Education was associated with increased reporting of racial discrimination. This is consistent with previous results from both the DRUID Study  and the LEAD surveys . There are three main explanations for the association between education and increased reporting of discrimination. More educated Indigenous people: (1) may have higher expectations about how others should treat them, a difference in interpretation rather than exposure; (2) are more likely to work and socialise with non-Indigenous people and hence be exposed to inter-racial discrimination which is the more common, albeit not only, form of racial discrimination ; and (3) are more likely to be the targets of discrimination because they defy stereotypes of Indigenous people as ignorant and uneducated .
In contrast to education, home ownership was associated with significantly reduced reporting of racial discrimination. However, among those reporting any racial discrimination, home ownership was associated with increased odds of reporting discrimination as a stressor. Although Indigenous home ownership has increased slightly in recent years, it is still much less common than for the non-Indigenous population (29% versus 72% in 2008) , and this pattern of reporting may reflect both the benefits and the stresses of home ownership achieved against the odds.
Other markers of socioeconomic status, including household income and area-level disadvantage, were not consistently associated with reporting of racial discrimination. In the case of household income, this may have resulted at least in part from the relatively high proportion of respondents with missing data. Previous research, mainly involving African Americans, suggests that higher socioeconomic status (SES) is associated with increased reporting of racial discrimination [7, 17, 29, 35–37]. However, SES has also been associated with lower reported racial discrimination both in general  and in specific situations, such as growing up in a middle-class or well-off family .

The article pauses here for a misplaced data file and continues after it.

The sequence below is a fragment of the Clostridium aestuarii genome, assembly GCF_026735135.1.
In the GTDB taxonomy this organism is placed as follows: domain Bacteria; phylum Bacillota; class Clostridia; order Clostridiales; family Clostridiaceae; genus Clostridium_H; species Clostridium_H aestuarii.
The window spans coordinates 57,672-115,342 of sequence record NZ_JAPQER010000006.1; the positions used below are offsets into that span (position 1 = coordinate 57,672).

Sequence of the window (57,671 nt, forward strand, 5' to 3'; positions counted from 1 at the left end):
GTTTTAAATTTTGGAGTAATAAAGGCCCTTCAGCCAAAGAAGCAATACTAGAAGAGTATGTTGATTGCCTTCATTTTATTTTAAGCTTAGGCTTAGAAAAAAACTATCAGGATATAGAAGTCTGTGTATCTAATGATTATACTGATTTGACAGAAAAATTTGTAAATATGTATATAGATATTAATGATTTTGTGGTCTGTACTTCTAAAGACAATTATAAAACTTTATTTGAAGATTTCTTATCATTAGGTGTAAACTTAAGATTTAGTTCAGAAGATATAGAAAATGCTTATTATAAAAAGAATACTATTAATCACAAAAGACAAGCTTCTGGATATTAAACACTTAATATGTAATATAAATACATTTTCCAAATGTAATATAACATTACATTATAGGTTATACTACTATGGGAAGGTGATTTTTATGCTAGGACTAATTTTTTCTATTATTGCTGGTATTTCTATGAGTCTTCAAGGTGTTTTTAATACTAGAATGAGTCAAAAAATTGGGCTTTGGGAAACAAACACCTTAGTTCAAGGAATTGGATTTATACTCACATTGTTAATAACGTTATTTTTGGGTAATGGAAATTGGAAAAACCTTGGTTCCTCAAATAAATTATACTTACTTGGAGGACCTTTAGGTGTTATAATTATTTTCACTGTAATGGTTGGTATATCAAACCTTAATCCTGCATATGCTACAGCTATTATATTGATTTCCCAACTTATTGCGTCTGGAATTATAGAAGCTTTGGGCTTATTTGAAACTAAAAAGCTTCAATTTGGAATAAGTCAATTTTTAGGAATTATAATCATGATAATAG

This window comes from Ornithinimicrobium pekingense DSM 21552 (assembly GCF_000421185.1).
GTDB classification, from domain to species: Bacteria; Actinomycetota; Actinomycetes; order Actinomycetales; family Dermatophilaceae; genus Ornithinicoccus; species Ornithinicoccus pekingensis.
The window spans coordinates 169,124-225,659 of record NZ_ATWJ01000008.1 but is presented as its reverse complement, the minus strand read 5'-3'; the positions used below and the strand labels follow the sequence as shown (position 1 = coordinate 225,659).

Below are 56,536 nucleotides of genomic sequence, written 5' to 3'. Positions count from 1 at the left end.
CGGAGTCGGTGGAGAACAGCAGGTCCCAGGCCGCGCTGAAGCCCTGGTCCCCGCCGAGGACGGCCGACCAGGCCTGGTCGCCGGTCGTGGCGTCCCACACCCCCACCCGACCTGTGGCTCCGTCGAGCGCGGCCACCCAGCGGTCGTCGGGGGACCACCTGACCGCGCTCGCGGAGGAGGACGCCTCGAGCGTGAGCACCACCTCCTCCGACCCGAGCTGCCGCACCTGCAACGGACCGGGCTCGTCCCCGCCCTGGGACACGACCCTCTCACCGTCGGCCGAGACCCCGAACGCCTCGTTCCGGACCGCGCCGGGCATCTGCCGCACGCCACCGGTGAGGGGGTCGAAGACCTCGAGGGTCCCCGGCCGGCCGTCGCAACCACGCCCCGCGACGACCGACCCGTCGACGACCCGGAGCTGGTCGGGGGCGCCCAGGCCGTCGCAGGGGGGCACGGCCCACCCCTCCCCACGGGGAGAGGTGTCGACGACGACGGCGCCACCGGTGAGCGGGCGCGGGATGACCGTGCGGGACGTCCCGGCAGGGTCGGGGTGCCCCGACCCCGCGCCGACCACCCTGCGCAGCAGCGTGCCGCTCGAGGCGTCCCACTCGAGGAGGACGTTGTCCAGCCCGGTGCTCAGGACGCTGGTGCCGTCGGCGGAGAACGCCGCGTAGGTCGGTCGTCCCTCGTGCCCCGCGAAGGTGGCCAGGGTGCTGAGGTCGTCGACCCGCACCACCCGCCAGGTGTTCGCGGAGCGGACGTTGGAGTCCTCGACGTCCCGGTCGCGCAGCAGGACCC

Remoteness was associated with lower self-reported racial discrimination. Given that the preponderance of racism appears to be perpetrated by non-Indigenous people , it may be protective for Indigenous Australians to live in communities where they are the majority (or at least a sizable proportion of the population) rather than a small minority. While the NATSISS CURF can not be used to examine this hypothesis directly in the Australian setting, recent evidence from New Zealand indicates that greater ethnic density is associated with reduced exposure to racism as well as better health for Māori after adjusting for area-level deprivation .
The association between markers of cultural affiliation and participation and reporting of racial discrimination is consistent with findings from other studies that stronger racial identity is related to increased reporting of racism . This finding is likely due to a combination of: (1) increased awareness and perception of racism associated with greater investment in and salience of cultural or racial identity; and (2) increased likelihood of experiencing racial discrimination due to greater visibility as Indigenous through heightened cultural affiliation and/or participation  (although see  for alternative evidence). There have been mixed findings on the role of racial identity as a moderator between racial discrimination and negative outcomes , with racial identity found to exacerbate , buffer (among native American adolescents)  and be unrelated to  health and social outcomes.
Low levels of trust were also strongly associated with self-reported discrimination in the present study. Trust and racism can be related in various ways, including reduced levels of trust resulting from past experiences of racial discrimination [45, 46].